A week or so ago, the Wall Street Journal also traded on “the classics” trope to publicize a story about the installation of conservative readings rooms on major campuses. The article was written by Katherine Mangu-Ward and titled “The New Campus Dissidents: Conservatives Try to Add Classics to the Curriculum.” Again, after reading the story I realized that the classics part of the piece was really made up of just a few sentences. The first was the introduction that referred to Allan Bloom’s The Opening of the American Mind. The second a quote from Patrick Deneen, head “the newly formed Tocqueville Forum at Georgetown University.” Deneen said that he wants colleges to return to “an emphasis on classic texts, and particularly the way in which the American tradition draws on classical Western tradition and biblical tradition.”

The rest of Journal piece, however, focused not on any specific great books or the classics, but rather the problems associated with getting conservative think tanks and centers set up on college campuses. These conservatives are not, at their core, promoting classic authors such as Homer, Thucydides, or Plutarch, nor are they advocating for the study of Greek and Latin. Advocates for these centers are not even promoting modern great books on the whole, just a few modern works that happen to be great books. I can only conclude that Mangu-Ward’s use of the classics trope was a rhetorical means of drawing in readers.

In sum, these articles and many others I’ve seen use “the classics” only to introduce other, core subjects. Perhaps the pieces above were not conceived as involving the classics, and were just tweaked by editors? The reader will never know. The first piece understandably needed a hook. Few people want to read about school reading programs – no matter the legitimacy of the subject. Its misuse of the term classics, therefore, is somewhat forgivable. But the Journal article was primarily about another, unrelated culture wars topic – one that could’ve drawn in readers without help. David Horowitz’s recent screed, for instance, has renewed discussions about political liberalism in the ivory tower. Why do we need to mix up that controversy with the classics?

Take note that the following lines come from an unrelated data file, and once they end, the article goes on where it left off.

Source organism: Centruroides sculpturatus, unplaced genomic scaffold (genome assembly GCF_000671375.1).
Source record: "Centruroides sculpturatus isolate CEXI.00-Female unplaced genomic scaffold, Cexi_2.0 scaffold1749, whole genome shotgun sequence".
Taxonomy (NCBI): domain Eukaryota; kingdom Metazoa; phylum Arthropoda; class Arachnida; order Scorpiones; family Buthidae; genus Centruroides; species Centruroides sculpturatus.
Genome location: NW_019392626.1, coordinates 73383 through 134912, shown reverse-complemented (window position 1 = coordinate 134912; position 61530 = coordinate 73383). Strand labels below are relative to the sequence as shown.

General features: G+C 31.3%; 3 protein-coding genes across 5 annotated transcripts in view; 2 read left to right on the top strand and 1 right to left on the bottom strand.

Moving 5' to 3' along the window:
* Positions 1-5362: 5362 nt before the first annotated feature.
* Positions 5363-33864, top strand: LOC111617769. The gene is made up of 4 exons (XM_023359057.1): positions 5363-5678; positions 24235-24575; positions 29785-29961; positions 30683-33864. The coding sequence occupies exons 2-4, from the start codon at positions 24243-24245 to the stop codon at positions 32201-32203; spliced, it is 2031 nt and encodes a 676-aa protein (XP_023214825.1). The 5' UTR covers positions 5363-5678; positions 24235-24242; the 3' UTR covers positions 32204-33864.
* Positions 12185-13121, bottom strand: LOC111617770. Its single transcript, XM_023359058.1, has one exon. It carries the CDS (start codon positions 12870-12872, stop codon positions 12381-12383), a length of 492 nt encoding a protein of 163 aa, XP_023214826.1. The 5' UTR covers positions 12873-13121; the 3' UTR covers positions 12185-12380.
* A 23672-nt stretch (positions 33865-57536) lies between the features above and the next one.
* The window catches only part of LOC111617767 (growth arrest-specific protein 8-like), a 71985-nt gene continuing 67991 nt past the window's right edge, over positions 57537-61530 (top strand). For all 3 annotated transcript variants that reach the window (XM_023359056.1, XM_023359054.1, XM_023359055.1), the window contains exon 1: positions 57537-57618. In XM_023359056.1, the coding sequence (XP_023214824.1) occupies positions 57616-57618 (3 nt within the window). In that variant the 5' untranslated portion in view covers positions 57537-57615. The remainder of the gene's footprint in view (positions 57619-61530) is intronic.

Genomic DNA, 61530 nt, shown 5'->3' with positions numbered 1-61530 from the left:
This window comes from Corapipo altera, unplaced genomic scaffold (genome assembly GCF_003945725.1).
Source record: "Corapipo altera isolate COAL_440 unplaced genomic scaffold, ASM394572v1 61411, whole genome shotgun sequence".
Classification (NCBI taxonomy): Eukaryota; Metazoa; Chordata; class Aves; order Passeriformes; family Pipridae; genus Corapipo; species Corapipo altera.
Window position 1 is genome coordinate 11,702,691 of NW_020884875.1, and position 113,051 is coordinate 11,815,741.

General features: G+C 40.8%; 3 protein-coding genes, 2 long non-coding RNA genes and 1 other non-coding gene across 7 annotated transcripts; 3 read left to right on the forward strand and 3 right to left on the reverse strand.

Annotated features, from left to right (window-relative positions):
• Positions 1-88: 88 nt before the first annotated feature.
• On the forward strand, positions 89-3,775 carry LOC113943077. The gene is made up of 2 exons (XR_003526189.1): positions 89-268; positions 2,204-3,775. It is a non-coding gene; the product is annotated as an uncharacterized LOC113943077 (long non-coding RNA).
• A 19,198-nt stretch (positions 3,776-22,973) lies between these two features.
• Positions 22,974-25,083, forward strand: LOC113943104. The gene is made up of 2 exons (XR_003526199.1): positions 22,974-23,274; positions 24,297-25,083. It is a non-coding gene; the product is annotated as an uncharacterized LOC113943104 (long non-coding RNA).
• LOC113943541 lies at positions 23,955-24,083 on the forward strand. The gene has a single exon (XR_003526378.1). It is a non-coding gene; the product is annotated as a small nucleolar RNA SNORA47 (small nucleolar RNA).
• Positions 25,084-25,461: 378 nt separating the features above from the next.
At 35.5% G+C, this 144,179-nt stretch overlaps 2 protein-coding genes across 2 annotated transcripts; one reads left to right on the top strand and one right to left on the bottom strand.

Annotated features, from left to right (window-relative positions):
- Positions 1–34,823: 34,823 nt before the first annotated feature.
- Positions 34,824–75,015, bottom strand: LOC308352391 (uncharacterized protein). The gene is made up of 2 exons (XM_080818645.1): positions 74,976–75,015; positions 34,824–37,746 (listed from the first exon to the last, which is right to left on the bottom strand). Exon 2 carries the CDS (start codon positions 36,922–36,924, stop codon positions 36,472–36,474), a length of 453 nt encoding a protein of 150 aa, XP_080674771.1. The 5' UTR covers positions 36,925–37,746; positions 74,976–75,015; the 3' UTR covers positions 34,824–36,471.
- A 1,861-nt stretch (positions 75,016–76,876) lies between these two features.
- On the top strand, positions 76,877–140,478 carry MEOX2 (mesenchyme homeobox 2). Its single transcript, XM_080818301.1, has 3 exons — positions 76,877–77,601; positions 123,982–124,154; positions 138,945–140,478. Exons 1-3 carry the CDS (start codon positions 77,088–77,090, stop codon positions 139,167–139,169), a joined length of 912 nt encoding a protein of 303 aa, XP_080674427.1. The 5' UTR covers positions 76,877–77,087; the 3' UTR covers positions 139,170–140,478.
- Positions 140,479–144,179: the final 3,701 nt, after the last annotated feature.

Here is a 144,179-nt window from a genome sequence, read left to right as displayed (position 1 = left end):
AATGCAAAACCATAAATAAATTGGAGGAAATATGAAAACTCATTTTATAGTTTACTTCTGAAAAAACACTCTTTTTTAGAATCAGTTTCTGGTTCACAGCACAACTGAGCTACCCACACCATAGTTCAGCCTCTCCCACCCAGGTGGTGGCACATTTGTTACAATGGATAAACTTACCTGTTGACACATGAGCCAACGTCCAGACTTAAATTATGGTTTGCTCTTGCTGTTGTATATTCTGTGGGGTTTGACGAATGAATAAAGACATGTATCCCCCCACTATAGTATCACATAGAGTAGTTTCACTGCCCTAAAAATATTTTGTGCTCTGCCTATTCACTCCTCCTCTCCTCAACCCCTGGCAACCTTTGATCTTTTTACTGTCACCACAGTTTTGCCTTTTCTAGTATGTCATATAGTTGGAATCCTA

Continued use of “the classics” as a culture wars media trope is meant primarily, I’m sure, to keep newspaper circulation high and sell advertising. But misuse of the phrase also results in an insidious indoctrination via the straw man fallacy. This side effect keeps tensions about the great books idea unnecessarily high. The promotion of fallacious reasoning – intended or not – also feeds never-ending, tail-chasing debates that dodge core educational issues. Those essential issues include, at a minimum, questions about (1) age-appropriate reading, (2) how to challenge readers, (3) developing critical reading skills, and (4) what books are worth saving. – TL

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One Comment
  1. Hi Tim,
    I am a classicist and teacher of rhetoric and writing at Stanford. I am teaching a class called ancient rhetoric in modern contexts this quarter. I would like ask permission to have my students write a casual response to your blog post on the first day of class (in an informal essay). This will mean printing your post and distributing it in class. I have to have students write a diagnostic essay for the purposes of a study we are doing at Stanford but I could also ask them to post a response to your blog. What do you think?
    Kristi (